The received wisdom is that it is the junior member of a coalition – and, in particular, its leader – who pays the heaviest price for collaboration with the political enemy. But shared government is far from easy for the senior partner either, as David Cameron is finding out.
From the 100-plus Eurosceptics voting their “regret” at the Queen’s Speech, to the “swivel-eyed loons” gibe at Tory activists from a senior member of the Cameron top team, to the parliamentary rebellion over gay marriage, the serial commotions of recent weeks have left the Prime Minister looking weak, “out of control” (as one former Tory cabinet minister helpfully put it), and – fatally – detached from his party’s core concerns.
Hence, Mr Cameron took to the airwaves yesterday morning to try to draw a line under the debacle and focus minds on the “massive programme of work” still to come. Even with the controversial Marriage Bill behind him, however, the contretemps will continue.
The Prime Minister’s problem is that his quarrelsome MPs and disaffected activists are not only unconvinced about certain of his policies – they are unconvinced about him. Had the Tories won a majority in 2015, neither Mr Cameron’s policy on the EU, nor even his support for same-sex marriage, would have been beyond his powers of persuasion. As it is, though, he simply does not have the electoral authority to take his party with him.
It is no surprise, then, that the whispers about breaking up the Coalition are growing louder. Senior Tories are reportedly modelling scenarios for exit, and the more febrile commentators have over-interpreted some rather anodyne remarks of Mr Cameron’s to draw similarly cataclysmic conclusions.
The logic may be flawed, but it is easy enough to understand. The fractious and frustrated, in parliament and the shires both, have convinced themselves that it is Mr Cameron’s attempts at modernisation that are to blame for his failure in 2010. And with Ukip peeling off support from the right, the argument is, supposedly, clinched. Jettison the Liberal Democrats, therefore, and all will be well – for country and party alike.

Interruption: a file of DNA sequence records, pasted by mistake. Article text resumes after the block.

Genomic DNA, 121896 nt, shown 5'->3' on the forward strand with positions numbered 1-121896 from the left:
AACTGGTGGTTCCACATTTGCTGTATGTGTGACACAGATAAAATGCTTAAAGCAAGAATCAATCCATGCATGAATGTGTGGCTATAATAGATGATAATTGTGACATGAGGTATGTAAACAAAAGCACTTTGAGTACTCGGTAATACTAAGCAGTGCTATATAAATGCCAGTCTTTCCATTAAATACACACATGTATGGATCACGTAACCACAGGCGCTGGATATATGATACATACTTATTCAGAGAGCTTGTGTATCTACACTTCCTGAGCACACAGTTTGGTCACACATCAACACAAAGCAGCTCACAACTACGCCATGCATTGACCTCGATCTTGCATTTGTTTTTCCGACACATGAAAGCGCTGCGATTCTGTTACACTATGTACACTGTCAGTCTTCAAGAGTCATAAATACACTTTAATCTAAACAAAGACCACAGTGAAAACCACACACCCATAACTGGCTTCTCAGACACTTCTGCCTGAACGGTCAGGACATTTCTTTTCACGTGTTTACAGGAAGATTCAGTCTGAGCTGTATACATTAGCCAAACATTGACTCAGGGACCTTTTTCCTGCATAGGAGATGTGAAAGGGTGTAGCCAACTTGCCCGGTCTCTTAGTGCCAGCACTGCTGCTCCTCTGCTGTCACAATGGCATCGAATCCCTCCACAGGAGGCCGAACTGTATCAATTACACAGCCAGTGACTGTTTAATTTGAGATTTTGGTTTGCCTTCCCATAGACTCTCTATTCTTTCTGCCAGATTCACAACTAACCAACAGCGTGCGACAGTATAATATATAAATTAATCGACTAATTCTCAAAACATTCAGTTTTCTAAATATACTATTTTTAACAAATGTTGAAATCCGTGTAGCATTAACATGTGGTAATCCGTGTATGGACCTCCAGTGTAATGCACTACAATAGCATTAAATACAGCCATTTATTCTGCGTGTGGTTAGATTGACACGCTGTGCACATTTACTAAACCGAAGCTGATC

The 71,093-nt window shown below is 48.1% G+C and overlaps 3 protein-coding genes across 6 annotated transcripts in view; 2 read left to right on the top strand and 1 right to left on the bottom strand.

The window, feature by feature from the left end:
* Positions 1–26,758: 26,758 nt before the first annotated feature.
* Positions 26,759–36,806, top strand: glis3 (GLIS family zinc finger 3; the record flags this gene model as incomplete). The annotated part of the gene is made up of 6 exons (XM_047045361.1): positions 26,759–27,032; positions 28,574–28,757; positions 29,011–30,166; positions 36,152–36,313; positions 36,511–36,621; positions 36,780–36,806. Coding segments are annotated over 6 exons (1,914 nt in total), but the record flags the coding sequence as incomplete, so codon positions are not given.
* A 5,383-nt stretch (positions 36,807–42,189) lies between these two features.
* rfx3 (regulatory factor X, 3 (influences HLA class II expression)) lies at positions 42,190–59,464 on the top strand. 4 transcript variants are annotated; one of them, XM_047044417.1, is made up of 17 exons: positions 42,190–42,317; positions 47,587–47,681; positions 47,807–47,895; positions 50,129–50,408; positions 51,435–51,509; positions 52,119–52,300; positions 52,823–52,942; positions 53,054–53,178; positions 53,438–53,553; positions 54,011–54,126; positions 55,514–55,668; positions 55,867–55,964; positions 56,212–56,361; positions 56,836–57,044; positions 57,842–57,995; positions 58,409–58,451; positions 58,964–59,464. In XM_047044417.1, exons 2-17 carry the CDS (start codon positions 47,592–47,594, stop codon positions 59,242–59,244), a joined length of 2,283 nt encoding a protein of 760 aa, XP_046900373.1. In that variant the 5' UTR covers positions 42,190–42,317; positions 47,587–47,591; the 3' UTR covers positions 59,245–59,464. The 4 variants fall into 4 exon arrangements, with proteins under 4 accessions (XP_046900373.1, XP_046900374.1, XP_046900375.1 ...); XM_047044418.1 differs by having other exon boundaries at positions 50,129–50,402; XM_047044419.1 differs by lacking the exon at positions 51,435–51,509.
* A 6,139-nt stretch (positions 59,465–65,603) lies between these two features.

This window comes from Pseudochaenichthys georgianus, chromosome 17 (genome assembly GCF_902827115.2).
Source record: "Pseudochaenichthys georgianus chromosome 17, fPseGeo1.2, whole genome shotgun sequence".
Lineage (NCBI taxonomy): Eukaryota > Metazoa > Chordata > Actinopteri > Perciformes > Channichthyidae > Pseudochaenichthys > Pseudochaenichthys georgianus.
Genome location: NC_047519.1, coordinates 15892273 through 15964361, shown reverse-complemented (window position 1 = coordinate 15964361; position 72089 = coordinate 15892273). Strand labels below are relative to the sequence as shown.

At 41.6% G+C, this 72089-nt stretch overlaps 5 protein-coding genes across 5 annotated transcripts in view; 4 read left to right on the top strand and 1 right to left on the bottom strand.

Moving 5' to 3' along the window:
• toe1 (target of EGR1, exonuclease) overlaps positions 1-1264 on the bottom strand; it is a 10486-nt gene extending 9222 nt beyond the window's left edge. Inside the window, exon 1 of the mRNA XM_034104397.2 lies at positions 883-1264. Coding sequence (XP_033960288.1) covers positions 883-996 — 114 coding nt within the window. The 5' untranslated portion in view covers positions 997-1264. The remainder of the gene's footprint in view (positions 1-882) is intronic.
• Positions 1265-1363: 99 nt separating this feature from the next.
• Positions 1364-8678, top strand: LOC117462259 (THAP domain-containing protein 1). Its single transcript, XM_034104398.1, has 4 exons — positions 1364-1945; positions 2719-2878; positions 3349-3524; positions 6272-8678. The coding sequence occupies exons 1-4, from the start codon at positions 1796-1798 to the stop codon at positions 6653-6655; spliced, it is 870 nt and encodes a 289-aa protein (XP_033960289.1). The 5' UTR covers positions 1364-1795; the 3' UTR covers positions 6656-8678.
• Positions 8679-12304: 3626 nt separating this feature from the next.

Except that precisely the reverse is true. Not only would such a move confirm voters’ suspicions that politicians are wholly divorced from the country’s real concerns, thus guaranteeing a drubbing at the ballot box. The collapse of the Coalition, and the chaos that would ensue, would also be a disaster for Britain.
That Nick Clegg, of all people, has now waded into the debate will no doubt rankle with trouble-making Tories. But they would do well to listen, nonetheless. Having graciously avoided capitalising on the Conservatives’ recent ructions, the Deputy Prime Minister did point out yesterday that those outside the Westminster bubble look askance at the game-playing that is consuming so much time and thought.
He is right. Now is no time for political petulance. With the economy in the doldrums, and the global climate far from clement, Britain needs stable government more than ever. True, there have been tentative signs of economic life in recent weeks. But, as yesterday’s downbeat assessment from the International Monetary Fund made clear, we are still a long way from a sustainable recovery. Political uncertainty would be calamitous.
The irony, of course, is that the Coalition has been anything but a failure. Indeed, it is the two parties’ agreement on the fundamentals of their economic strategy that is the mark of its surprising success. Whatever Mr Cameron’s clamorous MPs might say, a break-up of the Coalition is in no one’s interests – least of all Britain’s.Reuse content